Send email Copy Email Address
2021-09-24
Annabelle Theobald

Lola flies - safely and by itself

CISPA faculty Prof. Bernd Finkbeiner wants to use automatically programmed monitoring components to get drones and air taxis into the air safely.

Drones have long been buzzing through the air for filming or collecting weather data, for example. Their fields of application will be expanded significantly in the future if the German government has its way. But it is not only unmanned aviation that is in motion. According to experts, the first air taxis with their passengers could populate the skies of major cities and relieve traffic congestion in the next five years. The latest generation of such aircraft, whether air taxis or drones, has long been capable of flying on its own and, in some cases, can also perform complex tasks autonomously. However, it is not possible to consider all safety-related scenarios in advance. Therefore, CISPA faculty Prof. Bernd Finkbeiner is developing the automatically programmable monitoring component RTLola, which can be used to constantly and flexibly monitor the flight capability of autonomous drones during operation.

Without monitoring, unmanned aerial systems can quickly become a safety risk. No matter how smart the systems have become in recent years: Storms, suddenly appearing obstacles, or other flying objects can throw them off their usual course. A crash can have fatal consequences for those moving on the roads beneath the flying objects. "Ensuring that the flying machines can react automatically and safely to all possible imponderables is a major challenge," explains Bernd Finkbeiner. Guaranteeing the greatest possible safety in their operation is an even greater one. The monitoring system ensures that problems during flights are detected early, and appropriate protective measures can be taken.

The system is based on the formal specification language of the same name, RTLola, and consists of several components.  "In coordination with the engineers, we first write the specification. That means we exactly determine what properties the system should have and what requirements apply," Finkbeiner explains. Using an algorithm, this formal mathematical description is automatically translated into a logical circuit that can be used to observe flight operations accurately. A hardware component that flies along on the drone picks up raw data from the sensors, such as position, flight altitude, and power consumption, and processes the data further. This enables real-time analysis that provides comprehensive statistics and allows an assessment of the system's health. If the monitor detects from the processed data that requirements such as the minimum distance to an obstacle are being violated, it signals the pilot that there is a problem. In the future, RTLola will also be able to autonomously initiate an emergency landing or return to the drone's base station if a critical situation arises.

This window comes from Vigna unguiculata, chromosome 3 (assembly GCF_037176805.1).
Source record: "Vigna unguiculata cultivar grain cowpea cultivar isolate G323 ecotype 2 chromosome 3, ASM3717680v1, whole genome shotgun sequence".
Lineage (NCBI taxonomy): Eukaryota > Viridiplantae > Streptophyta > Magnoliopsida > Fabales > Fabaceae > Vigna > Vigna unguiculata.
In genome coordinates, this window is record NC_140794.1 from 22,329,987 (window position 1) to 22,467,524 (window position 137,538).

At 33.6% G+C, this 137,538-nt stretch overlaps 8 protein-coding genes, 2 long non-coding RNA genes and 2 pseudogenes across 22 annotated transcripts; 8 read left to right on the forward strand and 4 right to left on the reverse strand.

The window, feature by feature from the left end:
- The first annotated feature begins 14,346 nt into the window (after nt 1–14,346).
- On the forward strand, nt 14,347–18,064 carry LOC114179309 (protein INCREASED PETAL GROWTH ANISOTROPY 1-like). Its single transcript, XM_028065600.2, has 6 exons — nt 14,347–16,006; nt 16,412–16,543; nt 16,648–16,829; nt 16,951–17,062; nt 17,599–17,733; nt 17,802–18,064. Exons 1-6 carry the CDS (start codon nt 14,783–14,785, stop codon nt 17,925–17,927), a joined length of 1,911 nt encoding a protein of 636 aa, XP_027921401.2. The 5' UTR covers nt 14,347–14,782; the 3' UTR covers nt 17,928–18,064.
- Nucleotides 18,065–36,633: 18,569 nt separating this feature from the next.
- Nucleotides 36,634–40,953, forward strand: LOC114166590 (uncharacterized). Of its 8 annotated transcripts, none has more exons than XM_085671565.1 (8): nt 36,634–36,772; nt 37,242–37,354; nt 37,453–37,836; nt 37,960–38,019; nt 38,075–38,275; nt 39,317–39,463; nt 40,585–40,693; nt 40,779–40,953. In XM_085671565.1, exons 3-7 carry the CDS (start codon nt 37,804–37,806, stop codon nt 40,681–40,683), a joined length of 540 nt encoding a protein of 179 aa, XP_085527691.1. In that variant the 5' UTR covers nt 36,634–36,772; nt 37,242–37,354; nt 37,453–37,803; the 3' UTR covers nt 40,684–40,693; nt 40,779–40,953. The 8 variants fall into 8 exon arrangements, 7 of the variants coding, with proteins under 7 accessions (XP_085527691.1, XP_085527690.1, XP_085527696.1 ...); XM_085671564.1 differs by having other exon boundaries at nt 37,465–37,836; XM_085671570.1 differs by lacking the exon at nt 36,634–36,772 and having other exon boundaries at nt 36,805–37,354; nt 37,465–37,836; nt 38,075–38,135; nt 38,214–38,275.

"The great thing about RTLola is that our monitor runs completely independent of the control software," Finkbeiner says. That's important because the monitoring component must have access to all the information necessary for the system's overall health but must not interfere with regular operations.

RTLola is already running in test mode in drones at the German Aerospace Center's Autonomous Rotorcraft Testbed for Intelligent Systems (ARTIS), where technologies for autonomous flight are being tested. 

translated by: Oliver Schedler